Mouse Study Traces Links Between Diet, Gut Bacteria and Immune Activity
May 16, 2018
- Researchers were able to trace a set of interactions that help explain how diet and the gut bacteria influenced by diet may act on the immune system to limit inflammation and nerve damage in mice. The team also found preliminary evidence verifying that similar interactions influence human cells.
- The study, supported by the National MS Society, the International Progressive MS Alliance and others, provides important clues for better understanding the gut-brain connection, and could lead to new treatment approaches for MS.
- The international team, led by Dr. Francisco Quintana (Brigham and Women’s Hospital, Harvard Medical School) published their findings in the journal Nature online on May 16, 2018.
MS involves immune-system attacks and inflammation in the brain and spinal cord. The gut, including the small and large intestine, is the largest immune organ in mammals, including people. Each of us has millions of “commensal” bacteria living within our guts. Most of these bacteria are harmless as long as they remain in the inner wall of the intestine. They play a critical role in our normal physiology, and accumulating research suggests that they are critical in establishing and maintaining immune balance by the molecules they release. Differences have been detected between the gut bacteria from people with MS compared to people without MS.
The effects of diet on gut bacteria and on immune system activity is difficult to tease out, and there is much that is not yet understood. Dr. Francisco Quintana and an international team of collaborators set out to understand the links between immune activity in mice with the MS-like disease EAE, and dietary components that are processed by gut bacteria, and how those interactions impact the activity of cells within the brain and spinal cord. Dr. Quintana leads one of three Collaborative Networks
supported by the International Progressive MS Alliance
This study focused on possible interactions between gut bacteria and glial cells, which are the most abundant cells in the central nervous system (brain and spinal cord) and play major roles in both health and disease. Specifically, the study focused on the interactions of two types of glial cells: microglia and astrocytes.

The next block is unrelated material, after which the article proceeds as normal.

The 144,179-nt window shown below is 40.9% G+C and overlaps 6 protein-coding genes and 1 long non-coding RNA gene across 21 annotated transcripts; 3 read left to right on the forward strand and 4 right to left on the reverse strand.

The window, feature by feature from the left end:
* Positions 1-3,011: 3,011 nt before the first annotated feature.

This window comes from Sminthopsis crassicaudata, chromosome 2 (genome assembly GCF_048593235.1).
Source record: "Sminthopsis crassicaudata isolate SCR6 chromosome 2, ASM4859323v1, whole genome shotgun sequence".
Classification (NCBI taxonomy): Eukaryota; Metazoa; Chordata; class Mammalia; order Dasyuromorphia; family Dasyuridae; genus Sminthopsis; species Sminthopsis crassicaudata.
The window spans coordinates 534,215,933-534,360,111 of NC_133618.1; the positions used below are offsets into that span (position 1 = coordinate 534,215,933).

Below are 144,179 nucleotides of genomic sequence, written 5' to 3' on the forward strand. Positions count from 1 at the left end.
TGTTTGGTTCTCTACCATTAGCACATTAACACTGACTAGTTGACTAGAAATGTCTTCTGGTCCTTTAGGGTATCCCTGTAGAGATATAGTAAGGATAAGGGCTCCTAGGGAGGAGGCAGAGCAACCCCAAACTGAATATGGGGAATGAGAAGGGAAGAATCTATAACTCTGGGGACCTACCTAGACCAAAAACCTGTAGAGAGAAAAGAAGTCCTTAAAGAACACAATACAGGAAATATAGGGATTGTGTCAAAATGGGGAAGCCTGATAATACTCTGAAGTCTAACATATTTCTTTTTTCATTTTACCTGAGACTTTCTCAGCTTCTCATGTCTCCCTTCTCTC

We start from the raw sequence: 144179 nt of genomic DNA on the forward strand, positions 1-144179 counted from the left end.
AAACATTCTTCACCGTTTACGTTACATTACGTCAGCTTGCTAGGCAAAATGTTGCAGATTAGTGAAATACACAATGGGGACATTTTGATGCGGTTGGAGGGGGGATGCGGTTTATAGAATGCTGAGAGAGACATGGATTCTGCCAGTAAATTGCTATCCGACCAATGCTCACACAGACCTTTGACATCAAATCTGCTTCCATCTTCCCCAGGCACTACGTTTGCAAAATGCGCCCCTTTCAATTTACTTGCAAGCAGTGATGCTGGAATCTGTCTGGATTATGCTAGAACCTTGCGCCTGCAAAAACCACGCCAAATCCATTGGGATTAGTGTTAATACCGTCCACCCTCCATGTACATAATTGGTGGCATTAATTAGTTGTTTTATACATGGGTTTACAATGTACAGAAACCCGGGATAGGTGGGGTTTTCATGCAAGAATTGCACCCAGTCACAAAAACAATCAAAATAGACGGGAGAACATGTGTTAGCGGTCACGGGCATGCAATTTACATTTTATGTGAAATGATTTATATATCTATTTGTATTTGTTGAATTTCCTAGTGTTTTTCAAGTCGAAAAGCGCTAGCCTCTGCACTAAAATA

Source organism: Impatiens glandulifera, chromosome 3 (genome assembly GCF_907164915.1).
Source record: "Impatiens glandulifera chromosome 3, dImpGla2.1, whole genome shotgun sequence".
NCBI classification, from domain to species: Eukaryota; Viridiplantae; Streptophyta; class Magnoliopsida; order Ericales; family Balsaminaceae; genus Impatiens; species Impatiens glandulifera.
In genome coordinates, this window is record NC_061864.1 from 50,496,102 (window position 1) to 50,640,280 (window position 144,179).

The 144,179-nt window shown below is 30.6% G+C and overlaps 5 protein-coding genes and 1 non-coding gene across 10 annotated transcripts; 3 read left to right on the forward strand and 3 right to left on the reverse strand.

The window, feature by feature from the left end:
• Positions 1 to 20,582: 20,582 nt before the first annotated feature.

In a series of laboratory studies, the researchers investigated activities that could influence whether microglia increase or decrease inflammation in the brain. They explored the role of a protein called AHR (aryl hydrocarbon receptor). Dr. Quintana’s team found that eliminating AHR from microglia worsened the MS-like disease EAE in mice, and increased nerve damage. EAE inflammation was then reduced by adding the amino acid tryptophan in the diet. This reduction of inflammation was driven by the conversion of tryptophan by the gut bacteria into a substance that activates AHR. Activating AHR reduced the amount of pro-inflammatory molecules made by microglia and also suppressed molecules that regulate the contribution of astrocytes to brain inflammation.
The team also found preliminary evidence verifying that similar interactions influence human cells. They have plans for continuing this line of research to identify therapies or probiotics that can reduce inflammation to turn off or decrease disease activity.
Identifying components of this “gut-brain” connection and better understanding this complicated web of interactions with the immune system and nervous system provides important clues that could lead to new treatment approaches for MS and other neurodegenerative disorders like Alzheimer’s disease and glioblastoma.
The international team, led by Dr. Francisco Quintana (Brigham and Women’s Hospital, Harvard Medical School) published their findings in the journal Nature online on May 16, 2018
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